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Supreme Court to hear Shelby County challenge to part of Voting Rights Act
11-09-2012, 05:45 PM
Post: #1
Supreme Court to hear Shelby County challenge to part of Voting Rights Act
Supreme Court to hear Shelby County challenge to part of Voting Rights Act
The Associated Press By The Associated Press
on November 09, 2012 at 4:07 PM, updated November 09, 2012 at 5:19 PM

WASHINGTON (AP) -- The Supreme Court said Friday it will consider eliminating the government's chief weapon against racial discrimination at polling places since the 1960s.

Acting three days after the election, the justices agreed to hear a constitutional challenge to the part of the landmark Voting Rights Act that requires all or parts of 16 states with a history of discrimination in voting to get federal approval before making any changes in the way they hold elections.

The appeal from Shelby County, Ala., near Birmingham, says state and local governments covered by the law have made significant progress and no longer should be forced to live under oversight from Washington.

The high court considered the same issue three years ago but sidestepped what Chief Justice John Roberts then called "a difficult constitutional question."

http://democratsforprogress.com/forum/ne...php?fid=37

This makes me sick after all the suppression that went on in this election. How they can overlook it is wrong. Any state that tried to suppress voters should be added to the list instead of taking states off of it.

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11-09-2012, 06:08 PM
Post: #2
RE: Supreme Court to hear Shelby County challenge to part of Voting Rights Act
Breaking News: Supreme Court To Consider Constitutional Challenge to Voting Rights Act; Reading Between the Lines in The Cert Grant
Posted on November 9, 2012 2:17 pm by Rick Hasen

The Supreme Court’s order today (coming, probably not coincidentally right after, rather than right before the election), was hardly unexpected. We’ve all been expecting the Court to take this case, and, I suspect use it as a vehicle to strike down the preclearance provision of the Voting Rights Act. Here’s what I wrote last month on SCOTUSBlog:

The Supreme Court’s 2009 decision in NAMUDNO v. Holder was an invitation to Congress to go back and make changes to Section 5 of the Voting Rights Act to keep the Court from striking down the provision as an unconstitutional exercise of Congressional power. At oral argument, both Chief Justice Roberts and Justice Kennedy – believed to be the key votes in this case – expressed considerable skepticism about requiring only some jurisdictions (mostly in the South) but not the rest of the country to get permission from the federal government for all changes in their voting rules, from redistricting to voter id to moving a polling place. NAMUDNO was in effect a remand, perhaps an act of statesmanship by Roberts, Kennedy, or both, to give Congress more time to rework the Act. Yet Congress did not respond, and now the Court seems almost certain to take either the Shelby County v. Holder case or another case soon, and likely to strike down the Act. In this post I ask, why did Congress fail to act to fix the Act after NAMUDNO?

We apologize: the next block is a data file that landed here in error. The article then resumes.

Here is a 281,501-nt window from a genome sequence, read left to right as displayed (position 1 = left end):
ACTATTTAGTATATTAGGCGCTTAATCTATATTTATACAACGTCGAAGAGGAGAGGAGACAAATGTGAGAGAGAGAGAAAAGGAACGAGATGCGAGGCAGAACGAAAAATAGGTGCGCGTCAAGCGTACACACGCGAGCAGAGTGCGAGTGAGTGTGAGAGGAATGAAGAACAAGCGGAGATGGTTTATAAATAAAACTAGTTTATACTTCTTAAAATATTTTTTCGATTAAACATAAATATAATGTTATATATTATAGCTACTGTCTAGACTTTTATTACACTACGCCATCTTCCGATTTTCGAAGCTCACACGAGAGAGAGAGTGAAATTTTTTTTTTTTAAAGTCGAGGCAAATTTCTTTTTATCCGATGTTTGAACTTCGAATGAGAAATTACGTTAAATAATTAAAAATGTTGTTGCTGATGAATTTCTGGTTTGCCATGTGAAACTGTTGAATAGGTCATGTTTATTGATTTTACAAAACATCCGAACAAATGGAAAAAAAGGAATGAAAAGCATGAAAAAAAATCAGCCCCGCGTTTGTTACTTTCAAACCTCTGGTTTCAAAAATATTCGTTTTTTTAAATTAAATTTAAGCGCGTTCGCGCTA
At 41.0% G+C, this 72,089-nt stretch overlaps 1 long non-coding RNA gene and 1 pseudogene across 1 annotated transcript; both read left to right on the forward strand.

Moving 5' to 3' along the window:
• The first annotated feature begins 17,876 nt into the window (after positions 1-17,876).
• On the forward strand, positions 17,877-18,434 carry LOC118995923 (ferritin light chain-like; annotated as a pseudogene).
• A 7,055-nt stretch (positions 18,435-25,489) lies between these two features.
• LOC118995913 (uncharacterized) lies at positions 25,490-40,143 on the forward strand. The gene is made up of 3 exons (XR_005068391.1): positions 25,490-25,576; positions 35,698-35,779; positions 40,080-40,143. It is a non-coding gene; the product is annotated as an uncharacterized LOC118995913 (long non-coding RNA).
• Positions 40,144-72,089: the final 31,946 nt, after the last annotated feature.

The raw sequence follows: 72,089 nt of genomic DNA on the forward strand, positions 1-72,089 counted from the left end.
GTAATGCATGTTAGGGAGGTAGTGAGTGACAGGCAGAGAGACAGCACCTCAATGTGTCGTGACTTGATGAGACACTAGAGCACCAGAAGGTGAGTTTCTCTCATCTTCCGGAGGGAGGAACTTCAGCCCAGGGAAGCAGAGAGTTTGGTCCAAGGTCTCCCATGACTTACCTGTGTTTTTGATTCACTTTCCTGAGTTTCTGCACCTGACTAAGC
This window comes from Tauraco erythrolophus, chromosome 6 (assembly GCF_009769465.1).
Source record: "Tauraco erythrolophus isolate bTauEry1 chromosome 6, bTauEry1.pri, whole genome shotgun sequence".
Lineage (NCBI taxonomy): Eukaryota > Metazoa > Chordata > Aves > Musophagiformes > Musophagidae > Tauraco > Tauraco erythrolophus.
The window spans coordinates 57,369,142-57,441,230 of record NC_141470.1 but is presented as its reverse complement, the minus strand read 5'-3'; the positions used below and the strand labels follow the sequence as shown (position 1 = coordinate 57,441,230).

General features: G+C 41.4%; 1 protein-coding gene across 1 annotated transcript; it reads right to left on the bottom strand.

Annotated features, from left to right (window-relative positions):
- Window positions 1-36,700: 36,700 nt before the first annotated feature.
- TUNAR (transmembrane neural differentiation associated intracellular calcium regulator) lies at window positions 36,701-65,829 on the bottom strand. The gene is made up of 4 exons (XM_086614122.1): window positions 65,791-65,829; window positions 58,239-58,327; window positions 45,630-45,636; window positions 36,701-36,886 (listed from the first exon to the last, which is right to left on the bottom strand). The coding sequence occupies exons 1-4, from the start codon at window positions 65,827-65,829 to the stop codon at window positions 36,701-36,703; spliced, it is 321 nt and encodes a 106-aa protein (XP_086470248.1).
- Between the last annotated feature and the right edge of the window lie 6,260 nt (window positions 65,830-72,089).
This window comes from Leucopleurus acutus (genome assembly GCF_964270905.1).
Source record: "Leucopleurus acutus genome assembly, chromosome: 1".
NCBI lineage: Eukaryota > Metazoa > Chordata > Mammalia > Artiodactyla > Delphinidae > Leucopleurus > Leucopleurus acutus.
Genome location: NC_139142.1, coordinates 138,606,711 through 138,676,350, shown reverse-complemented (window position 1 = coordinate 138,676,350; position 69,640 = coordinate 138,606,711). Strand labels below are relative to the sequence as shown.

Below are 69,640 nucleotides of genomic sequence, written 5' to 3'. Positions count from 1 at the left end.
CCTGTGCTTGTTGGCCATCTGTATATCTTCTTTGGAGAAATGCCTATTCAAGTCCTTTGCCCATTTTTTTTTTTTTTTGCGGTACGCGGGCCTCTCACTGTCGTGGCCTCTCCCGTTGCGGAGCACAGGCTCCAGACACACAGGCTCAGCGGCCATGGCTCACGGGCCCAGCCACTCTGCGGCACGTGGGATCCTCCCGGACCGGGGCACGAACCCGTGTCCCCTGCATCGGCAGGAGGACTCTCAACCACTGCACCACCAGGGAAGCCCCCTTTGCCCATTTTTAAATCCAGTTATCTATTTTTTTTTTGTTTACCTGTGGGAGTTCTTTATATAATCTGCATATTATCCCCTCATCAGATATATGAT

What’s especially notable about today’s cert grant is that the Court mildly rewrote (adding in the 14th amendment question) and limited the question presented to the following: “”Whether Congress’ decision in 2006 to reauthorize Section 5 of the Voting Rights Act under the pre-existing coverage formula of Section 4(b) of the Voting Rights Act exceeded its authority under the Fourteenth and Fifteenth Amendments and thus violated the Tenth Amendment and Article IV of the United States Constitution.”

This means that the Court will focus specifically on the question whether Congress exceeded its power in not updating the coverage formula—states and parts of states are covered based on voter turnout and the use of a test or device in 1964, 1968, or 1972. The argument is that Congress couldn’t use those proxies anymore to identify states which still need additional federal oversight. It is exactly the argument which Chief Justice Roberts latched onto at the oral argument in NAMUDNO. Further, the references to the 10th amendment power of the states and the republican form of government clause show a great concern about federalism and states rights, a high concern of Kennedy. Kennedy and Roberts are likely the swing Justices here—if they swing at all, it is only for prudential reasons about what it would mean politically to overturn the Act.

http://electionlawblog.org/?p=43966

Good read, tells how he thinks the court will decide.

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11-10-2012, 08:56 AM
Post: #3
RE: Supreme Court to hear Shelby County challenge to part of Voting Rights Act
Rachel Maddow - Supreme Court to hear Voting Rights Act challenge

http://www.youtube.com/watch?feature=pla...EWLGclqfNM
Published on Nov 9, 2012 by Licentiathe8th

Nov 9, 2012

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The only thing necessary for the triumph of evil
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11-10-2012, 10:40 AM
Post: #4
RE: Supreme Court to hear Shelby County challenge to part of Voting Rights Act
It should be expanded to all states. That would have stopped Illinois from it's stupid fight against motor voter during the Jim Edgar administration.
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